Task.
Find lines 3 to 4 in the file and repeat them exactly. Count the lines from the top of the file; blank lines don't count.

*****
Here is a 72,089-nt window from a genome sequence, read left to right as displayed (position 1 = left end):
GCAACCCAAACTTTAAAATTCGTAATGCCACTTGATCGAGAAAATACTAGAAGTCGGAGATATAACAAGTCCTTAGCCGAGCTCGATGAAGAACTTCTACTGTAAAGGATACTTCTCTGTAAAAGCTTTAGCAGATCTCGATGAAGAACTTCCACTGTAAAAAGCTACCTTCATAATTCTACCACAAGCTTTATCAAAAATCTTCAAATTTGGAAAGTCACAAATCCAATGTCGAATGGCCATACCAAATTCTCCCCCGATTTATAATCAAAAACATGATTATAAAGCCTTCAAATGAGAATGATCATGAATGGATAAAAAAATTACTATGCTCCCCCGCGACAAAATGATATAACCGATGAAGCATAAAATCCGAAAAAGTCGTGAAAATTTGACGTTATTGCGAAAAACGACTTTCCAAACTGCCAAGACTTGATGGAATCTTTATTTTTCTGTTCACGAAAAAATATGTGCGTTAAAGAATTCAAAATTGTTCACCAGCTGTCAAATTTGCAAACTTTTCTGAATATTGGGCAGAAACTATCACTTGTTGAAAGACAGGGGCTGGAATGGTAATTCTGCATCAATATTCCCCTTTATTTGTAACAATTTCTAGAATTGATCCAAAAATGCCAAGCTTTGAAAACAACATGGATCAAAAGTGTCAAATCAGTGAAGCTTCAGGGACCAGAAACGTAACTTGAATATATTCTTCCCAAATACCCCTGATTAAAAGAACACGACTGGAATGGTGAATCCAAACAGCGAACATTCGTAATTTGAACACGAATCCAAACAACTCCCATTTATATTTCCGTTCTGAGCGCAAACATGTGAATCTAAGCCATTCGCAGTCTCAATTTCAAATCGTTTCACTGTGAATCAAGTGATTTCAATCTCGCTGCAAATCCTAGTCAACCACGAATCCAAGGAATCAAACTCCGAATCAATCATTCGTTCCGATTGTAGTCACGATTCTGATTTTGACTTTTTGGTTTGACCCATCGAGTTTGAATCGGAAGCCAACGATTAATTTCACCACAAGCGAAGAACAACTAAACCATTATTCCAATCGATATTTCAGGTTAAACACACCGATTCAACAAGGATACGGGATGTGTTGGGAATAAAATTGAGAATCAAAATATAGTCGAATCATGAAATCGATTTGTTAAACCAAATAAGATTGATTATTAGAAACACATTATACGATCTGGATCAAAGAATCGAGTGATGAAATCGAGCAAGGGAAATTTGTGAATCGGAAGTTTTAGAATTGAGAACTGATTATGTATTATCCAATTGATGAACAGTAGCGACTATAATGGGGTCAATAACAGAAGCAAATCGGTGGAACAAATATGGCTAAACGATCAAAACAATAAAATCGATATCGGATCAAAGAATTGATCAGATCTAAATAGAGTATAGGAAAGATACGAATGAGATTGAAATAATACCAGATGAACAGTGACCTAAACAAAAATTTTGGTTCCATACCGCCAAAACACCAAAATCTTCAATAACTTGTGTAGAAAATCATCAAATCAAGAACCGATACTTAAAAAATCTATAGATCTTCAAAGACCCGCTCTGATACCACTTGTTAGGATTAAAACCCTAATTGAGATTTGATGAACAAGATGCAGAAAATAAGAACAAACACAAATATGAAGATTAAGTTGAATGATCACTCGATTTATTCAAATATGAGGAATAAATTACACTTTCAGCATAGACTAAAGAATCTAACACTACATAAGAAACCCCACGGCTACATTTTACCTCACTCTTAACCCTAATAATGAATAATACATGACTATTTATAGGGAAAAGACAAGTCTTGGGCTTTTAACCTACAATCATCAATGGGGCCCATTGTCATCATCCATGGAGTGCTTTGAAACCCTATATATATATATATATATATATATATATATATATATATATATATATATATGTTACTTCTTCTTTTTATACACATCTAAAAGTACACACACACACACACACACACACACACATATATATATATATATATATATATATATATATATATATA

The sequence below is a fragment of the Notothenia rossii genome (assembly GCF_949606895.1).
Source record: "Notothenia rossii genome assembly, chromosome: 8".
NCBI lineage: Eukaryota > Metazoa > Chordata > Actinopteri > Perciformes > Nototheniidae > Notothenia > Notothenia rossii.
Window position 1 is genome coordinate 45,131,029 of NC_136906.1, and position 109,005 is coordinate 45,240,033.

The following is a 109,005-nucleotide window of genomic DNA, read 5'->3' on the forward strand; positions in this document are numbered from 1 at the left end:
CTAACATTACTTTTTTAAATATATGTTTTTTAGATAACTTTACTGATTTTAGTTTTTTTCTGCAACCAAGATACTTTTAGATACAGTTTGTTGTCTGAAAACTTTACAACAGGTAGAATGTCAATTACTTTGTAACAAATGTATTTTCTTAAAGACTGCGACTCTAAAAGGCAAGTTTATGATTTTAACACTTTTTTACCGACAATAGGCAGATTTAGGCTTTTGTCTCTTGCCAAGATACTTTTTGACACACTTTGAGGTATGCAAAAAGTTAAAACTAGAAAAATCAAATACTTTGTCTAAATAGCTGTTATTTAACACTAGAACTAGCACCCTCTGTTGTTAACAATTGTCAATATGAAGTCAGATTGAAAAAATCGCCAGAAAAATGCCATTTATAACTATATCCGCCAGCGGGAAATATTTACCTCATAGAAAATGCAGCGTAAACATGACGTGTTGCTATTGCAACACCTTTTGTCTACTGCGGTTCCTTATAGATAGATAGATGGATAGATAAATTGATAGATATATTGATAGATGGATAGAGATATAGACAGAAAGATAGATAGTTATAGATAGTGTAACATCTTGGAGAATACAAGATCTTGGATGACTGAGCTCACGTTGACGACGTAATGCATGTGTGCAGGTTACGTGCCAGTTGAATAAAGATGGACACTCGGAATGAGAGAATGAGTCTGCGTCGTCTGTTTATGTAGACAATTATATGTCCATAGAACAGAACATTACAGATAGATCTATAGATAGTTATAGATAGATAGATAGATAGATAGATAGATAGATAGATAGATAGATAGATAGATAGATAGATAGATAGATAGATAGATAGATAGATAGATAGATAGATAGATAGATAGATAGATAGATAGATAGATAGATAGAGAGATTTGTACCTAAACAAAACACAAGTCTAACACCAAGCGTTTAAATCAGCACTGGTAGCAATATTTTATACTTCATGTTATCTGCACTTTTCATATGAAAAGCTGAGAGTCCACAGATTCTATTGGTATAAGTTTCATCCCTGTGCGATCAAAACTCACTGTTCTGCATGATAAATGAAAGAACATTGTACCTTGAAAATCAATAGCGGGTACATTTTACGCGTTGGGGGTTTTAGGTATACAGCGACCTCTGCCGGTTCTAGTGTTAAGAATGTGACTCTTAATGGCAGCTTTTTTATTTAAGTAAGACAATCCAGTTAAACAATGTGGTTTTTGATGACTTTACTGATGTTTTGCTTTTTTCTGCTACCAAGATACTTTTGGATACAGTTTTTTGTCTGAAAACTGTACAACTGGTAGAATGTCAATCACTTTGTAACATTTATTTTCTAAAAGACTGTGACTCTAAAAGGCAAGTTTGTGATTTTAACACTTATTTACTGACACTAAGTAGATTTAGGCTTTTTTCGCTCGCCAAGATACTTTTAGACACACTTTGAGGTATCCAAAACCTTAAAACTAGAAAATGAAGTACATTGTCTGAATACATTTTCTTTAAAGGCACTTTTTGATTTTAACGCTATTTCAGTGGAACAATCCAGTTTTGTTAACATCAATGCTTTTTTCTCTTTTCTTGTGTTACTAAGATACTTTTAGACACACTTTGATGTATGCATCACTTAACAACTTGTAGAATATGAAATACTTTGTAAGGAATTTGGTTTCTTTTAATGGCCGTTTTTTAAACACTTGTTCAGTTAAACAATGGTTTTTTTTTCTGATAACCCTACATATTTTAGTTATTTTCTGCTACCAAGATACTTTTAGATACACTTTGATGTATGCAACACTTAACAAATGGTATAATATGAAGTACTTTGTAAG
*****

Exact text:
The sequence below is a fragment of the Notothenia rossii genome (assembly GCF_949606895.1).
Source record: "Notothenia rossii genome assembly, chromosome: 8".